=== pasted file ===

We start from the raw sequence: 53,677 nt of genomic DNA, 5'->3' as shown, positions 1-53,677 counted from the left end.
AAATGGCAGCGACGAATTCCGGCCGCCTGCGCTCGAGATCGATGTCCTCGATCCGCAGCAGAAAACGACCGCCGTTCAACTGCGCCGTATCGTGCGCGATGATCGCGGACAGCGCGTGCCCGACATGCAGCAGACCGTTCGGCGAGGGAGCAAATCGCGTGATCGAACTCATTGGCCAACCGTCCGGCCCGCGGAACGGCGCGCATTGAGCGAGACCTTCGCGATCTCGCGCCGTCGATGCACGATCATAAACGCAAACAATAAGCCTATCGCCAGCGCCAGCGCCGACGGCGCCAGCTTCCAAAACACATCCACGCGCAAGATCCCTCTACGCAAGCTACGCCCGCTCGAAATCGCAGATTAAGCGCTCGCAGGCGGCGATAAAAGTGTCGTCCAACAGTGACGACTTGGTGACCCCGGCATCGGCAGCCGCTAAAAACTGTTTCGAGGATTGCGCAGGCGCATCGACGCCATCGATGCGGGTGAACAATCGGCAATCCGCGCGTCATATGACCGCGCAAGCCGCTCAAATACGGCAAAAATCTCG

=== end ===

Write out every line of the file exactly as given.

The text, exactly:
We start from the raw sequence: 53,677 nt of genomic DNA, 5'->3' as shown, positions 1-53,677 counted from the left end.
AAATGGCAGCGACGAATTCCGGCCGCCTGCGCTCGAGATCGATGTCCTCGATCCGCAGCAGAAAACGACCGCCGTTCAACTGCGCCGTATCGTGCGCGATGATCGCGGACAGCGCGTGCCCGACATGCAGCAGACCGTTCGGCGAGGGAGCAAATCGCGTGATCGAACTCATTGGCCAACCGTCCGGCCCGCGGAACGGCGCGCATTGAGCGAGACCTTCGCGATCTCGCGCCGTCGATGCACGATCATAAACGCAAACAATAAGCCTATCGCCAGCGCCAGCGCCGACGGCGCCAGCTTCCAAAACACATCCACGCGCAAGATCCCTCTACGCAAGCTACGCCCGCTCGAAATCGCAGATTAAGCGCTCGCAGGCGGCGATAAAAGTGTCGTCCAACAGTGACGACTTGGTGACCCCGGCATCGGCAGCCGCTAAAAACTGTTTCGAGGATTGCGCAGGCGCATCGACGCCATCGATGCGGGTGAACAATCGGCAATCCGCGCGTCATATGACCGCGCAAGCCGCTCAAATACGGCAAAAATCTCG